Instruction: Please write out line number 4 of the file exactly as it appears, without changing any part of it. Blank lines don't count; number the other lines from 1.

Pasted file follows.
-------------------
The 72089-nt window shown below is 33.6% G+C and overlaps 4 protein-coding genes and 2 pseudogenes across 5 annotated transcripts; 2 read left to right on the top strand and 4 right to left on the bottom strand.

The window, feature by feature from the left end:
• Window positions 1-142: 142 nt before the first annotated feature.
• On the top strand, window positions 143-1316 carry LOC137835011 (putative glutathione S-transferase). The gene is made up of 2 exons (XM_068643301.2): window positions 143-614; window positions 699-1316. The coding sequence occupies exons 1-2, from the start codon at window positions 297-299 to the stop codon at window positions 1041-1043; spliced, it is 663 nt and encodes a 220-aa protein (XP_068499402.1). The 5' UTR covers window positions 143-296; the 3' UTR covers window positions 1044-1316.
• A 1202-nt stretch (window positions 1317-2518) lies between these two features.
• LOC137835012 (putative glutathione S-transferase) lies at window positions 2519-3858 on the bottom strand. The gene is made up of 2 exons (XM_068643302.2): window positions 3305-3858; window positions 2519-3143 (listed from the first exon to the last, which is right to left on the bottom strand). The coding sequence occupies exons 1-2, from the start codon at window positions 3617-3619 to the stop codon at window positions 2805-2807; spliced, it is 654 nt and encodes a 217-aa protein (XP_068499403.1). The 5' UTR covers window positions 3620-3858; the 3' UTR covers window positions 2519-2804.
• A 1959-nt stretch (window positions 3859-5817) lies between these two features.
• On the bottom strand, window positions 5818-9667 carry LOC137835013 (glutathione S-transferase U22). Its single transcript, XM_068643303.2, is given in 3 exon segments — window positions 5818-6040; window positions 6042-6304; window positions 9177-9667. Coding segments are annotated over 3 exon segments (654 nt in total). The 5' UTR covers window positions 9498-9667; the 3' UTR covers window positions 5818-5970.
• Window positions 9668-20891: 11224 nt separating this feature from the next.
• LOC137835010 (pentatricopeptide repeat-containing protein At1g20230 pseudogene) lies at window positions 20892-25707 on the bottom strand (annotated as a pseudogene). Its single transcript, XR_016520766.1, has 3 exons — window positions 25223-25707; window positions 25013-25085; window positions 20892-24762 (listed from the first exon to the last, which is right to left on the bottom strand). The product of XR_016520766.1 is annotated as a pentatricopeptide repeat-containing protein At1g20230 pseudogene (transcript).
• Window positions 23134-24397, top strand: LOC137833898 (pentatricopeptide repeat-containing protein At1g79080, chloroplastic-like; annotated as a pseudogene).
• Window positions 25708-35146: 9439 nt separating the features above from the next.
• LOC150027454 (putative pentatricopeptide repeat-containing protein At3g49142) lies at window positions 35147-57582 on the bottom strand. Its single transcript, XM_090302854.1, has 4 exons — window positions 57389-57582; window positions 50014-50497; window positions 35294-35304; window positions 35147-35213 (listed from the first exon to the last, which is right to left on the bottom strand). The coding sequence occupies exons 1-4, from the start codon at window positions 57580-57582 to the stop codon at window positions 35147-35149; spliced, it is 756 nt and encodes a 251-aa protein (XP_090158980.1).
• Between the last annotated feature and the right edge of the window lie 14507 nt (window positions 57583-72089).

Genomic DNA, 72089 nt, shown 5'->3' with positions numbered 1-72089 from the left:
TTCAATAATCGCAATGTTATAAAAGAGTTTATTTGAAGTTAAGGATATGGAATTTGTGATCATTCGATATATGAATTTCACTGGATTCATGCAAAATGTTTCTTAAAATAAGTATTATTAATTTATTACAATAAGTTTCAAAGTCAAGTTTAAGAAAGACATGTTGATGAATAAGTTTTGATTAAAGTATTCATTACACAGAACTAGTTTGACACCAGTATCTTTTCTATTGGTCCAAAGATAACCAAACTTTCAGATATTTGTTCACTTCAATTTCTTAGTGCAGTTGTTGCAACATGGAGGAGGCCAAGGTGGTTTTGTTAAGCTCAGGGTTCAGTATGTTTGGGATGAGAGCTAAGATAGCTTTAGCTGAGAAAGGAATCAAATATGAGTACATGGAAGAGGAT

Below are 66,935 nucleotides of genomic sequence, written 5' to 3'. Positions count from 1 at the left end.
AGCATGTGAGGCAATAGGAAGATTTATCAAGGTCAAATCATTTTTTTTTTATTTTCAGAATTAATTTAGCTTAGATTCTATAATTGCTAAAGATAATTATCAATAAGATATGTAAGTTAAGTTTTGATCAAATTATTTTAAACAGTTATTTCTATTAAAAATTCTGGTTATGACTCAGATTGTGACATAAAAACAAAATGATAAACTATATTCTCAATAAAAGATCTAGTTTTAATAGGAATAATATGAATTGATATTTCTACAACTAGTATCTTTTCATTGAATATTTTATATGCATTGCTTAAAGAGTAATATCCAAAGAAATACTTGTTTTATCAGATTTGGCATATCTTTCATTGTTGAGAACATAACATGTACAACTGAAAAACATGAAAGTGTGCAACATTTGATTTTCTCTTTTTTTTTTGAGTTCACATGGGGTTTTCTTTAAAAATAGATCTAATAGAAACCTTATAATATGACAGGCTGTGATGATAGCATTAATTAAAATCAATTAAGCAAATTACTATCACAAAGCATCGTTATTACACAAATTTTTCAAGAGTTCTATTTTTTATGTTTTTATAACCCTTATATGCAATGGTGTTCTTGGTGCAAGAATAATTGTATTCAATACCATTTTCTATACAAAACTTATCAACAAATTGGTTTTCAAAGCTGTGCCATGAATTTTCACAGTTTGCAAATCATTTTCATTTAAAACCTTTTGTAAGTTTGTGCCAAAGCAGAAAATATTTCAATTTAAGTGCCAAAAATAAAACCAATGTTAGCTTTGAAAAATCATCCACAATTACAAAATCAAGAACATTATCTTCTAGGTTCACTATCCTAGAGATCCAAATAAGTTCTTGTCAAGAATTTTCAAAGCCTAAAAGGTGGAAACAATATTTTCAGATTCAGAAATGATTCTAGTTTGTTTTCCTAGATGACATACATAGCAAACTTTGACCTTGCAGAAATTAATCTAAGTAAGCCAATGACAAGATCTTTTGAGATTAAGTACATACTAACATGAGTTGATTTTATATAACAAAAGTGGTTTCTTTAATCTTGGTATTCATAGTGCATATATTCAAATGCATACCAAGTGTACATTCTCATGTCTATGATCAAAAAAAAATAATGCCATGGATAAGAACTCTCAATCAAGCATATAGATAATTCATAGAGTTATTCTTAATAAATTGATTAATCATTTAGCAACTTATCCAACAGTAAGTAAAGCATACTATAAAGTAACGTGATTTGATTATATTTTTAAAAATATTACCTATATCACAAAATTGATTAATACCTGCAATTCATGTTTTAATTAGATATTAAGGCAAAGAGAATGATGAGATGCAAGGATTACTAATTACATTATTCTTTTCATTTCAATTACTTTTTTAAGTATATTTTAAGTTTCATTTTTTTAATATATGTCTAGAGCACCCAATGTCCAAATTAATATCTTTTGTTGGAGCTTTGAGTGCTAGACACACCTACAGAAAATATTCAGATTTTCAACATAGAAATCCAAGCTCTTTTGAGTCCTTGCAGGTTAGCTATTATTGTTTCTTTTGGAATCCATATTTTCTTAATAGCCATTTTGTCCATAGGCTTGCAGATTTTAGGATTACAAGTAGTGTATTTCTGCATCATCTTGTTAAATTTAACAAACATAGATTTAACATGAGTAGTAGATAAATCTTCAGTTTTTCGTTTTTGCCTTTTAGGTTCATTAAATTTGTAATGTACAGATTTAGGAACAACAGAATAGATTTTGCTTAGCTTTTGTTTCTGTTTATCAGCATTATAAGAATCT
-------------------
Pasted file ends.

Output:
• On the top strand, window positions 143-1316 carry LOC137835011 (putative glutathione S-transferase). The gene is made up of 2 exons (XM_068643301.2): window positions 143-614; window positions 699-1316. The coding sequence occupies exons 1-2, from the start codon at window positions 297-299 to the stop codon at window positions 1041-1043; spliced, it is 663 nt and encodes a 220-aa protein (XP_068499402.1). The 5' UTR covers window positions 143-296; the 3' UTR covers window positions 1044-1316.